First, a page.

By MICHAEL OLDHAM | Contributing Writer
A drive along snake-like shaped Porto Marina Way in Castellammare would make a great Sunday afternoon trek. Entering Porto Marina Way from Pacific Coast Highway, the driver would begin to climb.
As the driver would continue on the curving road, they would be carefully sneaking glances to their left. There, the driver would be treated to a million-dollar view, fit for a movie star, of the sparkling waters of the Santa Monica Bay.
This drive makes it easy to imagine why character actor Alan Napier purchased a house that sat on Porto Marina Way. The British-born stage, film and television actor must have enjoyed the drive to the house, as much as the cliff-hugging home itself.
(Although, in his first year of owning the home, the actor would have been making the drive in a much slower model car compared to a modern vehicle of today.)
It was in the 1940s when Napier purchased the home, which sat close to the street. This would be a couple of decades before he played a role that would make his face known to millions of American television watchers.
For Napier is best known for playing the part of Alfred Pennyworth, the butler in “Batman,” a television series that ran for three years, beginning in 1966. The title role in the series may have been played by fellow Palisadian Adam West, but it was Napier who was the first person cast in the popular campy show.
The show was a little too campy for Napier’s taste, for the butler role did not appeal much to Napier, by now a prestigious and proud actor. Napier initially was inclined to turn it down when his agent presented the job to him in 1965.
“I had never read comics before [I was hired for ‘Batman’],” Napier once explained. “My agent rang up and said, ‘I think you are going to play on ‘Batman.’’ I said, ‘What is ‘Batman’?’ He said, ‘Don’t you read the comics?’’ I said, ‘No, never.’
He said, ‘I think you are going to be Batman’s butler.’ I said, ‘How do I know I want to be Batman’s butler?’
It was the most ridiculous thing I had ever heard of. He said, ‘It may be worth over $100,000.’ So I said I was Batman’s butler.”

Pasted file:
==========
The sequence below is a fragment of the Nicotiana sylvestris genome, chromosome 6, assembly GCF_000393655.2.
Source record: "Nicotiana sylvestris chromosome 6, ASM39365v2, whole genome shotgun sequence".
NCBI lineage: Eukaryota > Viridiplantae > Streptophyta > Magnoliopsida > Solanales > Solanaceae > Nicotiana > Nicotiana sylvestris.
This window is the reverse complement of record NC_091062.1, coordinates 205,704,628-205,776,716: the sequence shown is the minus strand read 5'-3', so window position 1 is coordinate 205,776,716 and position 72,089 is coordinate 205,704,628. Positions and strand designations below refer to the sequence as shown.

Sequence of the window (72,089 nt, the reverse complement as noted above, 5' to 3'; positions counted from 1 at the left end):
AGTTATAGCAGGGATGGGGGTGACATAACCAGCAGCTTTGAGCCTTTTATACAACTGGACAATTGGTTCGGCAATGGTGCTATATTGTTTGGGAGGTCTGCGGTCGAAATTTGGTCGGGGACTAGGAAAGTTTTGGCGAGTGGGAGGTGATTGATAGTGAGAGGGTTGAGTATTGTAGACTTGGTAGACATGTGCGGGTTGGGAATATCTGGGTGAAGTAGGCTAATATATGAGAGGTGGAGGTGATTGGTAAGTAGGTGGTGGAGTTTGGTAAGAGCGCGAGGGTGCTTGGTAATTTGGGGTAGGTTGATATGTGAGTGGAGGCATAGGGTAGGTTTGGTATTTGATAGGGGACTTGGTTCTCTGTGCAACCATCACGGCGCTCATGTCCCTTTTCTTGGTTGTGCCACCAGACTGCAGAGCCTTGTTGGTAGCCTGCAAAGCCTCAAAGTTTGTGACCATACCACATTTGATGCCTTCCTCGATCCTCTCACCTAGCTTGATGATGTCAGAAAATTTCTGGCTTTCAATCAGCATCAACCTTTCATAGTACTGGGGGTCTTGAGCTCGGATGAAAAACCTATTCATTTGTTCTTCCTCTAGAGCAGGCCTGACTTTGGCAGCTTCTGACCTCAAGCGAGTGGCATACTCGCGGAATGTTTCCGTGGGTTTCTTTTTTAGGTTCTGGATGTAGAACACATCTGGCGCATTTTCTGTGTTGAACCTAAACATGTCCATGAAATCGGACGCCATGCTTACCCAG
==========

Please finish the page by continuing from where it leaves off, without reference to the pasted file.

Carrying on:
Ultimately, the butler TV gig was a role that the elegant-looking Napier, sporting glasses and dressed prim and proper, seemed born to play. The “Batman” butler part would be the capstone to the mustachioed Napier’s long acting career, though he would continue to act after the series was cancelled in 1968.
But this TV butler role came along many years after Napier had moved into the 1,500-plus-square-foot Porto Marina Way dwelling, which featured a multi-storied, plastered turret that was the physical crown jewel of the property. Real estate websites offer that the home had three bedrooms and two bathrooms.
The Spanish-style house was built in 1929. This was a year that saw the chiseled-looking Napier get his first big acting break, back home in England.
For in 1929, just four years after graduating from the Royal Academy of Dramatic Arts in London, Napier was engaged by the Oxford Players. And he began a 10-year acting run on the West End stage, though his height almost cost him his newly found stage gig and plenty of other parts.
“How many parts I lost by simply standing up!” Napier once exclaimed. “The damnable thing about it is that I could see their point. It’s the same on stage as on a set. I throw everything off.”
How tall was Napier?
“I was also ridiculously tall: six feet, five inches.”
Napier came to America in 1939 and continued his stage work. His American stage debut was as the romantic lead opposite actress Gladys George in “Lady in Waiting.”
Napier would soon find himself in Hollywood films such as “The House of the Seven Gables” and “The Invisible Man Returns,” both of 1940.
From there, he had many busy years of film, television and more stage work in his long career; a career that ended with his 1981 retirement. He was 78 years old.
By then, he had married twice. His first wife had passed away and his second marriage had ended in divorce court. Each marriage had produced a daughter.
At the time of his passing in Santa Monica in 1988, Napier was still calling Porto Marina Way home.
Napier would take one last drive along Porto Marina Way. Not as a driver, but as a passenger. After his death, his ashes were taken back to his home and spread among his beloved garden.
The passing of 17919 Porto Marina Way came later. The home no longer stands.
Michael Oldham, author of the novel “The Valentino Formula,” can be reached at email@example.com.